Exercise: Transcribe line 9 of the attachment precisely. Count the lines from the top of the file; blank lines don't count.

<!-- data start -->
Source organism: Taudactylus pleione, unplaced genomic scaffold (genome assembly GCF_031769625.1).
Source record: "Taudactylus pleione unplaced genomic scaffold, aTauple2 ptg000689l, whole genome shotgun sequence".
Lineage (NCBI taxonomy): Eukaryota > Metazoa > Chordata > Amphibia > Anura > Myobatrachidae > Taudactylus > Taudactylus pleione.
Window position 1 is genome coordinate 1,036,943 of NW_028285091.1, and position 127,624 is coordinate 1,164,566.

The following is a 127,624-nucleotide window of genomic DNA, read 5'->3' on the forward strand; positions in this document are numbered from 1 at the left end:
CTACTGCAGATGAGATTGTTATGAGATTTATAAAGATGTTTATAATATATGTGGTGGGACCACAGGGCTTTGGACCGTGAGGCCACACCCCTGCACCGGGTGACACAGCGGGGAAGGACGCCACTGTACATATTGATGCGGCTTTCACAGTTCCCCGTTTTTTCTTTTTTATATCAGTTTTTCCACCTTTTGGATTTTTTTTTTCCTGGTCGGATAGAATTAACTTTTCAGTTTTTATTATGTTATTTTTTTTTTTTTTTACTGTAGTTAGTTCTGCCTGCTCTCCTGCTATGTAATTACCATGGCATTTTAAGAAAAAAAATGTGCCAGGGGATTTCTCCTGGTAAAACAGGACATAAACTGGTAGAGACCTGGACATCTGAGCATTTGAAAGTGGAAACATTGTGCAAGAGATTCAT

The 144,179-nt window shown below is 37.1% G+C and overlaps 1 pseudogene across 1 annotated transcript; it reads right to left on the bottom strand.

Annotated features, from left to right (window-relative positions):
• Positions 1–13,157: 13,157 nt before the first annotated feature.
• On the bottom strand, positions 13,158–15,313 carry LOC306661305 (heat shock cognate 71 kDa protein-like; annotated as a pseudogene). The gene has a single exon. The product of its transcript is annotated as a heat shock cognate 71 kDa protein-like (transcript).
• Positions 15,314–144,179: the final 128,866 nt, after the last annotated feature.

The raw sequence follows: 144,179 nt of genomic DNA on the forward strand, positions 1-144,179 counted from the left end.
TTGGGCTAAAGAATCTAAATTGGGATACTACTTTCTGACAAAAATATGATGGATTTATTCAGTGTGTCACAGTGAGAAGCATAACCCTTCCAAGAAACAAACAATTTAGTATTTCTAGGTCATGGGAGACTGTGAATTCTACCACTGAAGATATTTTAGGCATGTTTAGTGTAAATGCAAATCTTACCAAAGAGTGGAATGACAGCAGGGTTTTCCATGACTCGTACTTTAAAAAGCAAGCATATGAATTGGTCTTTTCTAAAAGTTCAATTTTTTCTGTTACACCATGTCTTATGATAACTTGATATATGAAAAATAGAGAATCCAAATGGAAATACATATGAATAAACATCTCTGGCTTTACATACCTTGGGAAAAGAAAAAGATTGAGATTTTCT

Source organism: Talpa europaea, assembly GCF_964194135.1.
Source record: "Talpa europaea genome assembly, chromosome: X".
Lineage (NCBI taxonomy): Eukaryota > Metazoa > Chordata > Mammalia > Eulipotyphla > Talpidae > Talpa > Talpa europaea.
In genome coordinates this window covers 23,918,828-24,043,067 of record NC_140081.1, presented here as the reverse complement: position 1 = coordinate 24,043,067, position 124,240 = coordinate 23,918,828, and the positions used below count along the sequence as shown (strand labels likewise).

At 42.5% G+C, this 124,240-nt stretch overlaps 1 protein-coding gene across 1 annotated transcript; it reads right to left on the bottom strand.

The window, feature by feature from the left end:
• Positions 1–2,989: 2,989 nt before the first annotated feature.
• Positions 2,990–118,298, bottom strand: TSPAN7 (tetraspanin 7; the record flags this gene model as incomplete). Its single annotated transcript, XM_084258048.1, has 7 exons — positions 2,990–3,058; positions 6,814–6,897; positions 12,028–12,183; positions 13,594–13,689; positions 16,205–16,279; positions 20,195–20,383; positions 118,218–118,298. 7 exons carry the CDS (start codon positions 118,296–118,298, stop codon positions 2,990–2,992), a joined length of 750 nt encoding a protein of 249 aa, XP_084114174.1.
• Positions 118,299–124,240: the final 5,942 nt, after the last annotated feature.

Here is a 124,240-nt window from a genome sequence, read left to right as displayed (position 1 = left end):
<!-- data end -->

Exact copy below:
• Positions 1–13,157: 13,157 nt before the first annotated feature.